However, I think perhaps British viewers have a problem with strong women, especially strong women of colour. I often think that whatever negativity is aimed at Alesha Dixon's role on the show comes greatly from the fact that she is black. Perhaps, though, British viewers will make that weird mental disconnect of somehow viewing a person differently simply because they have an American accent. If that's the case, then all Michelle need do is avoid proselytising before or after a dance. Americans do that all the time; but it makes British people really uncomfortable. Michelle has released two gospel albums, so it certainly wouldn't be out of her character to make a comment like: "Well, I just thank the Lord Jesus Christ my saviour for giving me the strength to go out there and do my best."
That would be fine on U.S. television. In my home country -- so filled with people who fear Islam and its way of existing in all facets of a person's life -- it is not at all odd to hear someone reference Jesus on a light-entertainment programme. Here, though, it makes people look away nervously and vote for someone else.

Pamela Stephenson & James Jordan
Perhaps best known as "the one from 'Not the Nine O'Clock News' that no one remembers," Pamela has large, fake breasts and a scary, wide face bought on discount. That's apparently the sort of thing Billy Connolly is into; the Scottish comic icon has been married to her for roughly 20 years. Billy was there in the audience Saturday, supporting his wife. I doubt we'll ever hear a word from him, though. No television producer in his/her right mind would stick a microphone on Billy Connolly for a live family-oriented programme.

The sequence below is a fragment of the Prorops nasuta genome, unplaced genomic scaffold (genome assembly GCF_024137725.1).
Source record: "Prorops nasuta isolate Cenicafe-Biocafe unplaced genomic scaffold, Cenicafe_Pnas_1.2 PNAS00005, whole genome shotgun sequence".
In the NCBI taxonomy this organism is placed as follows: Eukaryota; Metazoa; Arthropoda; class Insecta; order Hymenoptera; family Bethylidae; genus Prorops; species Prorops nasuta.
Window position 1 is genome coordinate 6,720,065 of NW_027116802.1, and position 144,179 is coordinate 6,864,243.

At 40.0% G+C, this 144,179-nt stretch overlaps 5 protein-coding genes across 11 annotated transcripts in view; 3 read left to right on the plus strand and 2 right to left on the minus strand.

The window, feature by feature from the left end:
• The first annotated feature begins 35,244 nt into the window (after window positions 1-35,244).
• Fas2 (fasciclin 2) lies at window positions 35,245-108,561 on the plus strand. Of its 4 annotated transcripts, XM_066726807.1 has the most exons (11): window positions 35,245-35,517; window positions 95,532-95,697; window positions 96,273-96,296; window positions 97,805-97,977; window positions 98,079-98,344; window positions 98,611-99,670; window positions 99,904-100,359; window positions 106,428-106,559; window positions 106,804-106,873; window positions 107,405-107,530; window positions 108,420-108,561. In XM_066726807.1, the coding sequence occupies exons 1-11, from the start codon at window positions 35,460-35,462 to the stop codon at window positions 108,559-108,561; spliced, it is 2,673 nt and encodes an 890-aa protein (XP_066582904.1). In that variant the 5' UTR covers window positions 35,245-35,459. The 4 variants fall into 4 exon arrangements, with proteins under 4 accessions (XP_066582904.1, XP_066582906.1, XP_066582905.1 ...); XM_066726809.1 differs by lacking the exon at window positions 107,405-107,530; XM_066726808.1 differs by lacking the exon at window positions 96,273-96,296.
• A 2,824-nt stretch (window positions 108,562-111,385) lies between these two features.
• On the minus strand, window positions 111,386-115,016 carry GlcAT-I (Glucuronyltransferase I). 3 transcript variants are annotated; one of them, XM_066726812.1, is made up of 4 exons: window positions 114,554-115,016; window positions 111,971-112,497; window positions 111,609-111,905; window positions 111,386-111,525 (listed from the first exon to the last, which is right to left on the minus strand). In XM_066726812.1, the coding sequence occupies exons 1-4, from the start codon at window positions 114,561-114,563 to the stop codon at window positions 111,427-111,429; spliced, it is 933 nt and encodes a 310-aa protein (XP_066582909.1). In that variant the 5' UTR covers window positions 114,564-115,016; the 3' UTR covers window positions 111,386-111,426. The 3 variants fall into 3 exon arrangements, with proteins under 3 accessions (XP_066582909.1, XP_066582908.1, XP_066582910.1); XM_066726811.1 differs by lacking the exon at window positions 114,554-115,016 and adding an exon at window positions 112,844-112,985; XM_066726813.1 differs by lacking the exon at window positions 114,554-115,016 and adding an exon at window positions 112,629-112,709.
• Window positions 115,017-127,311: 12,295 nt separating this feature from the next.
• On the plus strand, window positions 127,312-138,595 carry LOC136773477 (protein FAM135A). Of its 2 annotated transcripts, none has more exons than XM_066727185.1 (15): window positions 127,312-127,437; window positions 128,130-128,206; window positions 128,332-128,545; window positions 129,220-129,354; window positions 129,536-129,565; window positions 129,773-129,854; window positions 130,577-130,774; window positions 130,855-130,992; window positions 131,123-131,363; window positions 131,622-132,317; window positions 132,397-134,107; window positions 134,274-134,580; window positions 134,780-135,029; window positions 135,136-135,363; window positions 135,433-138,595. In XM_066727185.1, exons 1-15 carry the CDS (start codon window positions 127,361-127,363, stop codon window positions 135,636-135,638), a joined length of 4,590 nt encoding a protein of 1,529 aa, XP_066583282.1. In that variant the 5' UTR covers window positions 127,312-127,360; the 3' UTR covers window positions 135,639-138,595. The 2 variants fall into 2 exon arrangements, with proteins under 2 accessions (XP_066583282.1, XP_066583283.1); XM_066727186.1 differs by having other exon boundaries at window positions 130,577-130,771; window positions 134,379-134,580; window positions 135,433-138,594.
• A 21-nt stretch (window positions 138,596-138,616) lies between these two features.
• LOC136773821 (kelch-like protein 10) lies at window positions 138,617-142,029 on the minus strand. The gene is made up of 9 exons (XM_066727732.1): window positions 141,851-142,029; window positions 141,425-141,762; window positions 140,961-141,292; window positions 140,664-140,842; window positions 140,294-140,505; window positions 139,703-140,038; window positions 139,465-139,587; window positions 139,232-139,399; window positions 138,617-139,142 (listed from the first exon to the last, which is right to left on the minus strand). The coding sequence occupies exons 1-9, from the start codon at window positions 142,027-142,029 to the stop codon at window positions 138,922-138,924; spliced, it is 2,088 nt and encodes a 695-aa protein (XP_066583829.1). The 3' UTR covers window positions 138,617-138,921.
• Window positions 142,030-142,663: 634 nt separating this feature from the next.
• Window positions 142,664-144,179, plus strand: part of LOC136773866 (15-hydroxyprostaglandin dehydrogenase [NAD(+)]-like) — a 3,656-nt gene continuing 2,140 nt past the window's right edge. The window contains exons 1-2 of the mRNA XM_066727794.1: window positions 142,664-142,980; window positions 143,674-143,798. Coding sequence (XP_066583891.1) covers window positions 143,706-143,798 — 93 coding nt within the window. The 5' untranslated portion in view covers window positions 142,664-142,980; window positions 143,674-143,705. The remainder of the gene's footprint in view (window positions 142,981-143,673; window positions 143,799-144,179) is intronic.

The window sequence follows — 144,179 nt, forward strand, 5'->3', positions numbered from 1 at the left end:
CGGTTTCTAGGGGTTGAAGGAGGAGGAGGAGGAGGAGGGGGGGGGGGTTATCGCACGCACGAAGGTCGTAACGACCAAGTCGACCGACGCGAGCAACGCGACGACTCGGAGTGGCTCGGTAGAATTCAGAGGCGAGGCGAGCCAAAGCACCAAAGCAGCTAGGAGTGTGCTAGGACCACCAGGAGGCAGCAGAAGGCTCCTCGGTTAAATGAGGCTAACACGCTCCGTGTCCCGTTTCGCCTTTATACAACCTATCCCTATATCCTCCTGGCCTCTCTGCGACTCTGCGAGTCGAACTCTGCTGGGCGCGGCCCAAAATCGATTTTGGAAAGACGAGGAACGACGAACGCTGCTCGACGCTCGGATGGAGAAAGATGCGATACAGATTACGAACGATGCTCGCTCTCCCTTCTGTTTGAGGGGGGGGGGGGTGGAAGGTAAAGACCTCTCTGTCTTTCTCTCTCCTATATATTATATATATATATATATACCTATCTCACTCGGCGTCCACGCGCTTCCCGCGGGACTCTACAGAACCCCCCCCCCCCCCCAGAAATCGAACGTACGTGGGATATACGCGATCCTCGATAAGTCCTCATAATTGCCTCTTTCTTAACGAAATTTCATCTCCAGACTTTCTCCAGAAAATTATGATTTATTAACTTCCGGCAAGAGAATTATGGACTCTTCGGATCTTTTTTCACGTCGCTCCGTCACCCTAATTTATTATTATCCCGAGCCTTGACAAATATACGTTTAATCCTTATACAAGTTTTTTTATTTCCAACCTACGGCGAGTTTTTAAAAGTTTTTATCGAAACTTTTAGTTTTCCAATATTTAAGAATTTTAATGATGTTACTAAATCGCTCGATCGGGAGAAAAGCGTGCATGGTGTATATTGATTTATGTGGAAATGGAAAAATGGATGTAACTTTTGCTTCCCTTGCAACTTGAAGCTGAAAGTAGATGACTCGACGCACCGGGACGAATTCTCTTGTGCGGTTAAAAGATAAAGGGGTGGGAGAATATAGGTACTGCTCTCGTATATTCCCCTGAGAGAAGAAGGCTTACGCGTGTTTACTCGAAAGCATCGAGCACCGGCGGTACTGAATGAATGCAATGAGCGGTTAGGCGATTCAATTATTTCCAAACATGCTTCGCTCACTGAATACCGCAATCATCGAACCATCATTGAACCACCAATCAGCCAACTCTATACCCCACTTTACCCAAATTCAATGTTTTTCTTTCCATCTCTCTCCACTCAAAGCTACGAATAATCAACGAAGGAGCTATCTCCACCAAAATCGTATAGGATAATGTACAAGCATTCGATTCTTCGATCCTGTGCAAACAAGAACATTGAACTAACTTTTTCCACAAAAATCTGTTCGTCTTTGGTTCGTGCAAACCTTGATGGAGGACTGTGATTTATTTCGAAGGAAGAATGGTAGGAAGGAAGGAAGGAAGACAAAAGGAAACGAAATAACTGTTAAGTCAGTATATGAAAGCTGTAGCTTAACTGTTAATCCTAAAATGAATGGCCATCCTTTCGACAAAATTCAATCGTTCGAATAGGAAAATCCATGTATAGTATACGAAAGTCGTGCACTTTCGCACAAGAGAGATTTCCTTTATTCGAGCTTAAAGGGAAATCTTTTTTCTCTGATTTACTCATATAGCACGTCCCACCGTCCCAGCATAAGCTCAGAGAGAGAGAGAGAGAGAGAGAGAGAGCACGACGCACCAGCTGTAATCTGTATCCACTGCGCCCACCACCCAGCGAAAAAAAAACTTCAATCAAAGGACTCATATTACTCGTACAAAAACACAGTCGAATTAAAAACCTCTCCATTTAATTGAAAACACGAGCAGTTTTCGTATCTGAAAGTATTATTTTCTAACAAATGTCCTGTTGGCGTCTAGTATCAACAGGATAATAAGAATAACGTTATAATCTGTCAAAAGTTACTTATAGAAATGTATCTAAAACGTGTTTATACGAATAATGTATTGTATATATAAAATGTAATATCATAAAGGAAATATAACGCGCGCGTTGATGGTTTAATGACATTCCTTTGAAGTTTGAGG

Apart from being Billy Connolly's wife and the least-memorable cast member of a programme I never saw, I'm not really sure who Pamela Stephenson is. She's a psychiatrist, apparently. Or psychologist. I can never remember the difference between the two. One is legitimately trained, the other is basically just someone who sits and listens to you for $100 an hour. Actually, that's what it cost when I would be sent to one in my teenage years. They probably cost more now. For all the good they did me, I am certain we could have given that money to some random person at a bus stop: "Excuse me, sir, would you be willing to listen to this kid complain for an hour? There's $100 in it for you."
Perhaps if my psychiatrist/psychologist had big fake breasts I would have gotten more out of the experience.
Nonetheless, I am looking forward to this pairing because it involves an older woman and James Jordan. James has a magical power to get older women to be NAUGHTY. Somehow he is able to find the whorish cougar that lies in the soul of every older woman and set it lose. It is almost always a beautiful thing to watch.

Patsy Kensit & Robin Windsor:
Speaking of whores, Patsy Kensit is on the show. Meh.
She has a dance partner who looks like Zane Lowe. Meh to him, too.

Paul Daniels & Ola Jordan: